SimplyRawKitchen_sm

A final note from Joel Fuhrman:

As long as you are still breathing, it is still possible to improve your health with improvements in lifestyle and nutrition.

 

 

 

Further Adventures with NutriBullet

July 22, 2013

I finally got the spouse to read the literature and enjoy a morning drink on Sunday after blending in the NutriBullet. He promptly went to the store and bought more fruit and a bag of greens because our garden greens got pummelled in the storm last week and the spinach has gone to seed.

We tried the olive oil on the threads of the cup trick for a better seal and it worked well and cleaned up fine. This morning I had a handful of spinach and baby greens, 1 banana, a slice of fresh pineapple and 3 fresh strawberries. Doesn’t this look pretty?

BlastJuly22

It blends enough for two but since I’m alone this morning I drank it all!

Rules:

1) Do not overfill or pack the vegetables and fruit down too much.
2) Put enough water in for blending.
3) Run a finger dipped in olive oil around the threads of the cup to get a good seal with the cutting blade attachment.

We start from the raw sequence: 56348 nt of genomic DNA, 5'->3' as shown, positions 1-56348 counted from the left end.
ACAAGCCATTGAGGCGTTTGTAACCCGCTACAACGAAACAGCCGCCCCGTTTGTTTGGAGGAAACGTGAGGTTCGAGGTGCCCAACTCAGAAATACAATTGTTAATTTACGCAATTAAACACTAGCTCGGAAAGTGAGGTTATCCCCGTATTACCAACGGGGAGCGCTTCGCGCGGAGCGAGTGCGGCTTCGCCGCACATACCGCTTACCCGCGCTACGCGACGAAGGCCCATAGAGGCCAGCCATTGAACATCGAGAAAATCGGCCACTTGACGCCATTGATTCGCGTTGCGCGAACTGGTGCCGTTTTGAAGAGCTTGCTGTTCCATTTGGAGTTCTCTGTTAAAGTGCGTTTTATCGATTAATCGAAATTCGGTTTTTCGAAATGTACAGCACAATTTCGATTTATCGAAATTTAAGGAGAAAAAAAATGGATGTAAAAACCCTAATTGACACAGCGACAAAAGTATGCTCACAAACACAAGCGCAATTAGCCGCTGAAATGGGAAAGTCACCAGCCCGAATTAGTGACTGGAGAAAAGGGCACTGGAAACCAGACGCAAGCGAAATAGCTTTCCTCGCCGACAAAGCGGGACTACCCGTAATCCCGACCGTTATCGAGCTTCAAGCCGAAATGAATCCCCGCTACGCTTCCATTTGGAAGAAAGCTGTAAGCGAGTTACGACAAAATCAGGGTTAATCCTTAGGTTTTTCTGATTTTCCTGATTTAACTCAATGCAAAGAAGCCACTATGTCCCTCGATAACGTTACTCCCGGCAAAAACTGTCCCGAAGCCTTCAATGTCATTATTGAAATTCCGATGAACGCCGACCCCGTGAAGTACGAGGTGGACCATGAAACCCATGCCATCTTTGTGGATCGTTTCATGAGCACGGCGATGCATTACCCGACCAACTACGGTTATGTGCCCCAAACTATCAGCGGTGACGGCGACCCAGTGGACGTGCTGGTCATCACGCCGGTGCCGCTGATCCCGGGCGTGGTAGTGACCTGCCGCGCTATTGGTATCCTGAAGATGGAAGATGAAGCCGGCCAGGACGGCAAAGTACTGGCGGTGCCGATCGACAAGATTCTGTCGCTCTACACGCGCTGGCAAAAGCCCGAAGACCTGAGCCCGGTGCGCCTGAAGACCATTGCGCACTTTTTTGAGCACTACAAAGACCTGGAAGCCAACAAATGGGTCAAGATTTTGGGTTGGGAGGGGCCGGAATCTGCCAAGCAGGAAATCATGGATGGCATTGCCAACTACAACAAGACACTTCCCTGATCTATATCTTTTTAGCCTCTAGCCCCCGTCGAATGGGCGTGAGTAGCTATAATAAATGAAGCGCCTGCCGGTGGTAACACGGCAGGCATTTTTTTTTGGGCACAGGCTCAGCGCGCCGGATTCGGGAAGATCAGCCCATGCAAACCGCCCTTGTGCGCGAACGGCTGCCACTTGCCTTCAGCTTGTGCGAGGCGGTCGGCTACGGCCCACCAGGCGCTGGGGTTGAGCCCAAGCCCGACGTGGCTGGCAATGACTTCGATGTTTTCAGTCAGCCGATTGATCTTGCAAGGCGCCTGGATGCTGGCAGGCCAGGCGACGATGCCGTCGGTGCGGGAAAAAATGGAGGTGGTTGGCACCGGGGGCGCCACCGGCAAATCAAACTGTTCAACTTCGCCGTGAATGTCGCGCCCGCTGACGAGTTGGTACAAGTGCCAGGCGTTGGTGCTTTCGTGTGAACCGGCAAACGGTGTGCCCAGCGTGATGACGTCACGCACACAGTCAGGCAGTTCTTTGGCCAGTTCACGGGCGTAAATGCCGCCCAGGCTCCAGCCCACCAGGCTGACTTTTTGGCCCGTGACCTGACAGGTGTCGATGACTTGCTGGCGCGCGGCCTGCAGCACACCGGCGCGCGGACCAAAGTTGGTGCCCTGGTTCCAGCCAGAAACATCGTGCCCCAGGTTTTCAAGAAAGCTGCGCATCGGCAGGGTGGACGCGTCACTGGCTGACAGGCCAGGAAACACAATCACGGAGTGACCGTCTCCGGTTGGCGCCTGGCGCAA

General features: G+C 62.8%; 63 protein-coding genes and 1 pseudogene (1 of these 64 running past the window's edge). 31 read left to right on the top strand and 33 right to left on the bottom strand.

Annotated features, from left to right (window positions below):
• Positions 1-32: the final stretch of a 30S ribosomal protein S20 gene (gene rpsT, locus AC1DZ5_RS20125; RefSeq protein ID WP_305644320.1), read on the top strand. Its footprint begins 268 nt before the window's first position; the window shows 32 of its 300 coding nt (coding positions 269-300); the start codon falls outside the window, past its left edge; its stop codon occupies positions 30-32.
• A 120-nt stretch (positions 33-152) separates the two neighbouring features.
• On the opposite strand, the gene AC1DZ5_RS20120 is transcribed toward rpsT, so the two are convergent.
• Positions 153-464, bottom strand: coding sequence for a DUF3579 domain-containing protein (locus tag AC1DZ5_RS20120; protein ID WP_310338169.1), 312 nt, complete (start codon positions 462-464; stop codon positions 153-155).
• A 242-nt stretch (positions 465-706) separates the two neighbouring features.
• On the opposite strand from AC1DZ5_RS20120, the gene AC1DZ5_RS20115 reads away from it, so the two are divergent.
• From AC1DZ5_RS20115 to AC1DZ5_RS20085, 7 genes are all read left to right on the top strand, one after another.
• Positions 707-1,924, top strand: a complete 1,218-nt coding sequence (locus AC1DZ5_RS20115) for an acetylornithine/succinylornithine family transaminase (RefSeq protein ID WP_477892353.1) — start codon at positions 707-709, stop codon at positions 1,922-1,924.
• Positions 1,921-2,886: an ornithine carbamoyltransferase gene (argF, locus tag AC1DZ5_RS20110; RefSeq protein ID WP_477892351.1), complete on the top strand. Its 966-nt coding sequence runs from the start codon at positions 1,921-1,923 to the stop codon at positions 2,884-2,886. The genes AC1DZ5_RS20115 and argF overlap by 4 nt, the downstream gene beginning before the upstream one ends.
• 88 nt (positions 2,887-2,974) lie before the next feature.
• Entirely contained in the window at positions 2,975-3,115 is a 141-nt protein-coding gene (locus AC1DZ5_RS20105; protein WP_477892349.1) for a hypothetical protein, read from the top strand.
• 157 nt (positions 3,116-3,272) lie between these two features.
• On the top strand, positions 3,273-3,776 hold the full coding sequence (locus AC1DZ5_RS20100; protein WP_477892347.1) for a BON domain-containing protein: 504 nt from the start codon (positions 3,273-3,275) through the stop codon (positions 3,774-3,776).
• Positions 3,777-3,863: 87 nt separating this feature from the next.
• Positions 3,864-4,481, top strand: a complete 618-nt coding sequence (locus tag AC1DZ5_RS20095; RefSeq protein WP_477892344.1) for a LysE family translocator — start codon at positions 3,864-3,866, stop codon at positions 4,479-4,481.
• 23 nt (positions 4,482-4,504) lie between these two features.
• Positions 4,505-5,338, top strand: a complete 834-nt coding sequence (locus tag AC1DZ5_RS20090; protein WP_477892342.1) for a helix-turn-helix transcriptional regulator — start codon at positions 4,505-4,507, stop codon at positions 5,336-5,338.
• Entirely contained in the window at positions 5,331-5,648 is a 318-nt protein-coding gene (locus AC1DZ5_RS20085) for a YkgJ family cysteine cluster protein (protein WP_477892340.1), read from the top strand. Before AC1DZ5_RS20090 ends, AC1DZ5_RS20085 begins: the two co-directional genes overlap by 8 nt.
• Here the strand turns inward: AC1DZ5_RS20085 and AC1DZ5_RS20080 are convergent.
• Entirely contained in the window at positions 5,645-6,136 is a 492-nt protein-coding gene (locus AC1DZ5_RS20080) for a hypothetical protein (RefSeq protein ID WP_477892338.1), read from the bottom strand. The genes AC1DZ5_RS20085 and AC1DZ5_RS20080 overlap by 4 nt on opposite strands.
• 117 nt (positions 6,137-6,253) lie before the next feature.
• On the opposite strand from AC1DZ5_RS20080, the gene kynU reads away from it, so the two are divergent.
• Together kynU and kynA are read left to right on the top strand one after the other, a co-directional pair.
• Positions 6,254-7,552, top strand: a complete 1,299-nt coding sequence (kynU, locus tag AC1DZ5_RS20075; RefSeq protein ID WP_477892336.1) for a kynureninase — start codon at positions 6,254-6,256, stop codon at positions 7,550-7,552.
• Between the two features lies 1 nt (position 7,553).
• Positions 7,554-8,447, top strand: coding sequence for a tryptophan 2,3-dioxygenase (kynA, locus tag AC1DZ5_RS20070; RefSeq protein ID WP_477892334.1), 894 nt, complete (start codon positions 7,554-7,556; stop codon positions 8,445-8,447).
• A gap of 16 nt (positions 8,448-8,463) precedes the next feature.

4) After blending, immediately remove the cup from the base, and pull straight upward without tipping, move over to the counter, and then flip the cup up to remove the blade attachment when you are away from the machine. It might drip on the counter a bit, but it won’t drip over the motor base.
5) Serve your drink in that Waterford crystal glass that you were saving for “good.” Every day is good, use your crystal.

BlastJuly22_2

6) Wash or at least rinse your cup, blade attachment and drinking glass right away so the sticky residue doesn’t dry on your cups and attachments.

The living end.

 

 

A Blast from Nutrition

July 15, 2013

As an on-and-off follower of food combining and on-and-off vegetarian, I am always interested in eating fresh foods and lots of fruit and vegetables. Like many people though I slip into emotional eating, sometimes in a baffling manner. Much of it stems from my frustration with chronic pain and insomnia, but I would rather eat properly.

I got a gift from my brother that we picked up from the post office on Saturday, and it’s a NutriBullet machine my brother had raved about when I saw him at a recent wedding. It sounded good and it sounded like something I couldn’t afford so I never investigated further. Well, he sent me one as a surprise and also bought an extra book for me about healing foods and what specific foods are good for inflammation, muscular problems, insomnia, all the things I deal with.